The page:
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|Title:||Stroke rehabilitation in China: a systematic review and meta-analysis.||Austin Authors:||Zhang, Wen Wen;Speare, Sally;Churilov, Leonid ;Thuy, Matthew;Donnan, Geoffrey A ;Bernhardt, Julie||Affiliation:||The Florey Institute of Neuroscience and Mental Health, Austin Campus, Melbourne, Australia||Issue Date:||29-Apr-2013||Publication information:||International Journal of Stroke 2013; 9(4): 494-502||Abstract:||Stroke rehabilitation is regarded as an essential component of organized care, therefore withholding treatment is considered unethical in Western trials. Poststroke rehabilitation is not standard in China, and trials with no treatment controls have been possible. We believed aggregation of these data represented a unique opportunity to examine the 'effect size' of this intervention.The aim of this study was to systematically review randomized controlled trials that compare rehabilitation to standard care after stroke in China.We searched 24 databases including Wanfangdata (China), MEDLINE, EMBASE, CENTRAL, Cochrane Stroke Group Register, and Cochrane Central Register of Controlled trials. The primary outcome of interest was activities of daily living (Barthel Index), and the secondary outcome was disability (Fugl-Meyer Score). Random-effect meta-analysis was performed.Thirty-seven randomized controlled trials consisting of 5916 patients met inclusion criteria. Mean age reported in each study range from 47.2 to 72.5 years, 52.6% were male and 23.8% had a haemorrhagic stroke. Rehabilitation interventions varied between studies, but all included additional exercise therapy. Control patients had no formal rehabilitation. Patients who received rehabilitation showed marked improvements in Barthel Index (standardized mean difference: 1.04, 95% confidence interval: 0.88-1.21, P < 0.001, I(2) = 85.9%) and Fugl-Meyer Score (standardized mean difference: 1.10, 95% confidence interval: 0.82-1.38, P < 0.001, I(2) = 94.3%) compared with controls. However, reporting quality was low, and time to start of rehabilitation was often unclear.These data provide some evidence that rehabilitation poststroke is more effective than no rehabilitation, improving activities of daily living and reducing disability. Although results are limited by low reporting quality and study heterogeneity, conducting research in countries in which rehabilitation is not standard care provides an opportunity to advance our understanding and should be encouraged.||Gov't Doc #:||23621107||URI:||http://ahro.austin.org.au/austinjspui/handle/1/11751||DOI:||10.1111/ijs.12029||URL:||https://pubmed.ncbi.nlm.nih.gov/23621107||Type:||Journal Article||Subjects:||Barthel Index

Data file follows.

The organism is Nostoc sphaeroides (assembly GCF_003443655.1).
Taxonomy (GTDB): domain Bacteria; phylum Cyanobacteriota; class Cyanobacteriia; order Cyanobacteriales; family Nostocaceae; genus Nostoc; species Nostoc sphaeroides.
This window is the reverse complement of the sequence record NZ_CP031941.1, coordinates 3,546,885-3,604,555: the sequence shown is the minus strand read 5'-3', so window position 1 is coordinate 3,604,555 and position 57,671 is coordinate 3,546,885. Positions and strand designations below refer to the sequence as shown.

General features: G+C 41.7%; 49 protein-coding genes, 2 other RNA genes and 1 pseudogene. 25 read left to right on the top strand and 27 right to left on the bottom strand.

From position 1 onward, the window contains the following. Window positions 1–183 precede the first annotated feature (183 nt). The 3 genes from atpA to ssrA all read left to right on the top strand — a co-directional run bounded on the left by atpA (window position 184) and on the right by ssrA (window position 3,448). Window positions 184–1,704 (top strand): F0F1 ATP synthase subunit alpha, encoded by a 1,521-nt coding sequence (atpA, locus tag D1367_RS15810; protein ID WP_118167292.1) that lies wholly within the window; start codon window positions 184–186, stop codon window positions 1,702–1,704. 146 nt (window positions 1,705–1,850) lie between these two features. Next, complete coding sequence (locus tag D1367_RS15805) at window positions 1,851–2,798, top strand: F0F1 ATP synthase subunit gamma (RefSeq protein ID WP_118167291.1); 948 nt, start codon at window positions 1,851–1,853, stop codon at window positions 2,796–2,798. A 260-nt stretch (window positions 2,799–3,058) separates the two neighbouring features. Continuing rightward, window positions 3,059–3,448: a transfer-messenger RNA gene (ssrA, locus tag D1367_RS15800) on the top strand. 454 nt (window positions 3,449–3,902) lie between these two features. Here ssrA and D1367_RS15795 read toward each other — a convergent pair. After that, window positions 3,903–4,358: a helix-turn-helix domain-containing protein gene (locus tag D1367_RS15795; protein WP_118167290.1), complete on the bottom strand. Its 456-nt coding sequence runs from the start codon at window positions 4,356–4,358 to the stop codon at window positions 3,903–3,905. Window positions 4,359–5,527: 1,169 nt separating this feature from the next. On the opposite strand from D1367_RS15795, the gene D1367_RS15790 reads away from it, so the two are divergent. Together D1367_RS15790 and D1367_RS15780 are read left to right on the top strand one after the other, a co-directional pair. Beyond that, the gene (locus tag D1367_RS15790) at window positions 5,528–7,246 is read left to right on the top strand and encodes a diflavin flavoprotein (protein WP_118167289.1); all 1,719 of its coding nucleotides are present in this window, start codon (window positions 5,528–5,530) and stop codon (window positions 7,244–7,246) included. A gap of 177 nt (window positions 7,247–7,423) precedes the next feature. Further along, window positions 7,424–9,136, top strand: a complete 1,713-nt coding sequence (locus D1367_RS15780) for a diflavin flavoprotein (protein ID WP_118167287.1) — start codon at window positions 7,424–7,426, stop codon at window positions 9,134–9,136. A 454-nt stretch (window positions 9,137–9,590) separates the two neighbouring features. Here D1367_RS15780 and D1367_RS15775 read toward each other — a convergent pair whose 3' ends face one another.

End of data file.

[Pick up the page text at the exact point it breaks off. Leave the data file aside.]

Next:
Physical Therapy Modalities
|Appears in Collections:||Journal articles|
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